One of the most dangerous assumptions that any startup can make is that the consumer behaves rationally.

Over the past few decades, the field of behavioral economics has determined that humans often make decisions that don’t align with their personal interests. In instance after instance, research shows that traditional predictions about human behavior fall short of reality. For entrepreneurs undertaking a pursuit already wrought with risk and uncertainty, the irrationality of consumers becomes yet another obstacle on the road to success.

That’s where the Center for Advanced Hindsight (CAH) at Duke University comes in. This fall, the center launches a one-of-a-kind incubation program that helps entrepreneurs incorporate behavioral insight into their business models. While developing products or services, the entrepreneurs will also familiarize themselves with the center’s literature on consumer behavior, learn proven statistical methods for making decisions, and determine, with the help of experts, how to leverage research tools into their process.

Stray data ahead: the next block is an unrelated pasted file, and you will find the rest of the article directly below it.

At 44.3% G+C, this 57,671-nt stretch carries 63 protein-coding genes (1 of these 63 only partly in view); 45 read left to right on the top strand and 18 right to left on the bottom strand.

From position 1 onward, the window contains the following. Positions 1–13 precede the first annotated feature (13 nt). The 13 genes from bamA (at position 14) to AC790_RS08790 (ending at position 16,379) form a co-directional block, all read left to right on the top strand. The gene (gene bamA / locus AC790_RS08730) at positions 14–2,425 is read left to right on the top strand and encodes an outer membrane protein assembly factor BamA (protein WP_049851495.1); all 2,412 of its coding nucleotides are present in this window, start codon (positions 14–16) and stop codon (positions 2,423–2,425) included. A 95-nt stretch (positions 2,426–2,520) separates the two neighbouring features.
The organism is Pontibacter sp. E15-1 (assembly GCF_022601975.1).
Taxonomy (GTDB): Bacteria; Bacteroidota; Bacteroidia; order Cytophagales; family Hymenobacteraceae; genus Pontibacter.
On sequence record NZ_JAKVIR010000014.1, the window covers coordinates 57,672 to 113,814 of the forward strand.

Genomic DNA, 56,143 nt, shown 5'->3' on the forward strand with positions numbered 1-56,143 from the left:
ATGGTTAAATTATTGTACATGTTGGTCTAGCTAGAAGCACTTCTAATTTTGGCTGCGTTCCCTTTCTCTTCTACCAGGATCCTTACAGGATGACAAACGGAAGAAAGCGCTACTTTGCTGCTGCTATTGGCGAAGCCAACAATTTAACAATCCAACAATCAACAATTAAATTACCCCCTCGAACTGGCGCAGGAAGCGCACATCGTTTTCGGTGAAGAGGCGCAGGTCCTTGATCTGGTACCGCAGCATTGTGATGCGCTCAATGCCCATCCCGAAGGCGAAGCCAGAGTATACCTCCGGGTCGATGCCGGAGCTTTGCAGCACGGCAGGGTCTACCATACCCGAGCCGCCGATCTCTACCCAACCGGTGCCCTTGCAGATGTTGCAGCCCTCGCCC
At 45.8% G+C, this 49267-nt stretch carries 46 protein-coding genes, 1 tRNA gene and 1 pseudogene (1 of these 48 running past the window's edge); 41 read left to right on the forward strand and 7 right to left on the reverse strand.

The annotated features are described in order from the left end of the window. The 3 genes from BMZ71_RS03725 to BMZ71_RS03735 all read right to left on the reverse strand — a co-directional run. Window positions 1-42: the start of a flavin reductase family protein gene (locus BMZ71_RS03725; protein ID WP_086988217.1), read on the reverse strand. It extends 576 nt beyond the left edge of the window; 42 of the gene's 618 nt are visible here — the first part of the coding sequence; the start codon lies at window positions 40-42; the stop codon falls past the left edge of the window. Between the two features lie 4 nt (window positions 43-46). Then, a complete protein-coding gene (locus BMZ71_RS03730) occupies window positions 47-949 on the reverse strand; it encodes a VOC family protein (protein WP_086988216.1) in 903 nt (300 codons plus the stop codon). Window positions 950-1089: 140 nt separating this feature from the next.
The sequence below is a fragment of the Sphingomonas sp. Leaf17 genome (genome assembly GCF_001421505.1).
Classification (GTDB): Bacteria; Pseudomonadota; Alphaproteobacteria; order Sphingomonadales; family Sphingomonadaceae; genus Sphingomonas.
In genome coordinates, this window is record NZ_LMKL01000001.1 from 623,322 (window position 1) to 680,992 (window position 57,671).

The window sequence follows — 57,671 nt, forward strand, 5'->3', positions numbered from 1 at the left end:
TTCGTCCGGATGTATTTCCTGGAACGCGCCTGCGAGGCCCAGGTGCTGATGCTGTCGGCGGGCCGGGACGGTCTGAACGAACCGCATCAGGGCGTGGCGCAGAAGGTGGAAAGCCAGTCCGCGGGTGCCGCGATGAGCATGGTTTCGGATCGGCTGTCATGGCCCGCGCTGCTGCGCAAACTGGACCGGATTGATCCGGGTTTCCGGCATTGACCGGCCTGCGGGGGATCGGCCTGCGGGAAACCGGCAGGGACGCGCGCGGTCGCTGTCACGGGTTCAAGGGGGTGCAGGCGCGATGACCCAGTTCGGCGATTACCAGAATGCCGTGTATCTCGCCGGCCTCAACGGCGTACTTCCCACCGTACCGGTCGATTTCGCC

The idea for the program came from Center founder, professor and award-winning author, Dan Ariely. While he spent time in Silicon Valley last year as co-founder and chief behavioral officer of Timeful, a mobile application that helps you schedule items on your to-do list (now a part of Google), Ariely noticed that most incubator programs gave advice on things like how to navigate legal issues or how to expand your network. The use of academic research was largely absent from the entrepreneurial process. As an expert on behavioral economics and psychology, Ariely was aware of how much social science knowledge could help answer a lot of difficult questions faced by new ventures.

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